(206) 949-5683, Top Rated Plumber, Seattle
Results 1 to 5 of 5

Thread: Adding a 3rd wire to switch (neutral)

  1. #1
    DIY Senior Member ingeborgdot's Avatar
    Join Date
    Mar 2008
    Location
    Kansas
    Posts
    119

    Default Adding a 3rd wire to switch (neutral)

    If you are familiar with the insteon line of swithces and automation you know that they require three lines into the switch. It needs a neutral (as far as I know to send the signal) to make it work. I only have two lines coming into my switches. What is the easiest way to make this work?

  2. #2
    Retired Defense Industry Engineer jadnashua's Avatar
    Join Date
    Sep 2004
    Location
    New England
    Posts
    21,412

    Default

    Functionally, you really only have ONE wire in that switch box...one side is normally open, and when you flip the switch, the hot is connected to it. So, you really only have a hot lead (well, probably have a ground, too). You'd have to run a 1x/3 cable from the light fixture to get the neutral in there.
    Jim DeBruycker
    Important note - I'm not a pro
    Retired Defense Industry Engineer; Schluter 2.5-day Workshop Completed 2013, 2014

  3. #3
    Aspiring Old Fart, EE, computer & networking geek Mikey's Avatar
    Join Date
    Nov 2005
    Location
    Central Florida
    Posts
    2,686

    Default

    Smarthome.com offers the following alternatives:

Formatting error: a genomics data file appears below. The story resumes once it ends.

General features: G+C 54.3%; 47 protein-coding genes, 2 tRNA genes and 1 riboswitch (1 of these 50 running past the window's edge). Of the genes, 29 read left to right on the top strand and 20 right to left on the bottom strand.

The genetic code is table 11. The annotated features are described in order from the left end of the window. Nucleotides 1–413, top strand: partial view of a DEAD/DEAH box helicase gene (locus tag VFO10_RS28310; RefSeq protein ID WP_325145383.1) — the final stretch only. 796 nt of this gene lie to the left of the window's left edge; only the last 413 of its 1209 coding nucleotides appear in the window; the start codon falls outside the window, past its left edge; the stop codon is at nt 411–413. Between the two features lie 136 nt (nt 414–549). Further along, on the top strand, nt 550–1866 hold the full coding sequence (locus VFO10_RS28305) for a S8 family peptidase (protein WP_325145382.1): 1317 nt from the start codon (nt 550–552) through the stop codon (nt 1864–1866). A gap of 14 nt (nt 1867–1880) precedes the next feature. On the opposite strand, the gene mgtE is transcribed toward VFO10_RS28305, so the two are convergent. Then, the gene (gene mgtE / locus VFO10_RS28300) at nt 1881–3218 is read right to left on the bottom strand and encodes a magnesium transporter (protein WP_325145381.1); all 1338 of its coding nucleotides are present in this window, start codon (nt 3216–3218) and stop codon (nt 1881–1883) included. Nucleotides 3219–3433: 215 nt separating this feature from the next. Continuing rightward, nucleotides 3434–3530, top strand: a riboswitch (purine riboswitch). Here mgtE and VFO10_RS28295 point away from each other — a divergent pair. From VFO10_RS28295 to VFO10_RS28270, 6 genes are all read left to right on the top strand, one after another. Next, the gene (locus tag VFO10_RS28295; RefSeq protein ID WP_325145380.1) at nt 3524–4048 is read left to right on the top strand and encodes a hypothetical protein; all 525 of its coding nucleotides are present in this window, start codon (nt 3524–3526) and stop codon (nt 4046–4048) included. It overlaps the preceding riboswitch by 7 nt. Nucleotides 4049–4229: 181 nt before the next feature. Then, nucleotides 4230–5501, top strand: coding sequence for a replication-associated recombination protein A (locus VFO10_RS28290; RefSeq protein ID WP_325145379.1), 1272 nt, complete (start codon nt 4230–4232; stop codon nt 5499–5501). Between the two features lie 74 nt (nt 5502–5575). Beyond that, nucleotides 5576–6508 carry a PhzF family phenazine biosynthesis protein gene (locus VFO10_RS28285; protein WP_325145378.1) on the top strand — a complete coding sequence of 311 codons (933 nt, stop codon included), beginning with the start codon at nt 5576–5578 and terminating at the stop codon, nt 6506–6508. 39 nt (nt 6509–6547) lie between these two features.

What to do if you don't have neutrals:
    a) If ceiling fixture: Convert a swtich leg into a neutral and install a switchlinc (or keypadlinc) in the switch box plus an inlinelinc in the ceiling fixture
    b) if a 3 way circuit: simply convert one of the traveler wires into a neutral (bringing neutral from the "master" to the "slave" and install 2 switchlincs (since insteon does not require the travelers)
    c) hire an electrician to "pull" neutrals for you (and you might want them to install the INSTEON products at the same time) -- usually, this process isn't quite as expensive as most customers fear

    (a) might be viable for you, but it looks expensive.

  4. #4
    Computer Systems Engineer jdoll42's Avatar
    Join Date
    Apr 2007
    Location
    In Illinois near St. Louis, MO
    Posts
    68

    Default

    OK pro's. Correct me if I'm wrong. I know this isn't the right way to do it, but shouldn't the switch be grounded anyway? You see where I'm going with this... I know, not the right way and probably against code, but couldn't he use the ground in a pinch for a return path to the main panel instead of a neutral?

    With that said, even if it would work, I personally wouldn't do it. I'm just curious as to whether or not it would work.

    Again, DON'T DO IT THIS WAY!

  5. #5

    Default

    You do not want to energize your grounding conductor.

    Someone could get hurt or, in the right (or wrong) situation, killed.

Bookmarks

Posting Permissions

  • You may not post new threads
  • You may not post replies
  • You may not post attachments
  • You may not edit your posts
  •